Though worldwide spam levels are still diminished in the wake of the McColo web hosting-company shutdown, it may only be a matter of time before they come roaring back.
According to security experts from the Marshal8e6 TRACE Team, the volume of spam around the world fell by as much as 70 percent after two internet service providers pulled the plug on McColo. McColo was hosting the command-and-control infrastructure for three of the world's most prolific spam botnets: Srizbi, Mega-D and Rustock. When McColo was shut down, spam-sending bot computers could not phone home.
"This is the most significant single event in the fight against spam we have ever seen," said Phil Hay, lead threat analyst with the TRACE Team. "Unfortunately we do not expect this situation to last."
One sanguine consequence of the McColo shutdown is that the United States is no longer the primary source of the world's spam, according to managed security services provider Network Box, which claims that China now produces more spam than any other country in the world.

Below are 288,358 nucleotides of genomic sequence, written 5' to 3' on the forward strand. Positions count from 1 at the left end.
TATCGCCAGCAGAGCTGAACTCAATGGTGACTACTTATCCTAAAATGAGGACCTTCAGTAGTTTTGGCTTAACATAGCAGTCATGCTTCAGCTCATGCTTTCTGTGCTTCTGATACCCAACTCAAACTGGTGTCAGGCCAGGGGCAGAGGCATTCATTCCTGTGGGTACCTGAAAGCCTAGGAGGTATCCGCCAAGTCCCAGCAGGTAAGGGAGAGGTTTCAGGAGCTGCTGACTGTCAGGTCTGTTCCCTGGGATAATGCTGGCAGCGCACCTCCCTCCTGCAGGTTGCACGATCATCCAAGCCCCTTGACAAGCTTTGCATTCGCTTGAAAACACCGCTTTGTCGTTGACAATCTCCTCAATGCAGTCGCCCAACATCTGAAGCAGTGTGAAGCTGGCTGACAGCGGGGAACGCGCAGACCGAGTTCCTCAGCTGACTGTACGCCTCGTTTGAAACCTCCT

Simon Heron, internet security analyst at Network Box, said: “We've also seen a significant drop in emails containing viruses and phishing attacks. This indicates that McColo's servers were also used to distribute malicious emails containing viruses, and not just the usual junk marketing mail.”
Although the amount of spam has not returned to normal levels in the wake of the McColo takedown, cybercriminals likely will be better prepared going forward.
"It is a cliche, but the fight against spam is a game of cat-and-mouse," Hay said. "Over the longer term, the spammers will learn from this incident and will probably evolve their botnet control systems. They may adopt a more resilient peer-to-peer or layered model where control servers are harder to access and spread among many hosts.”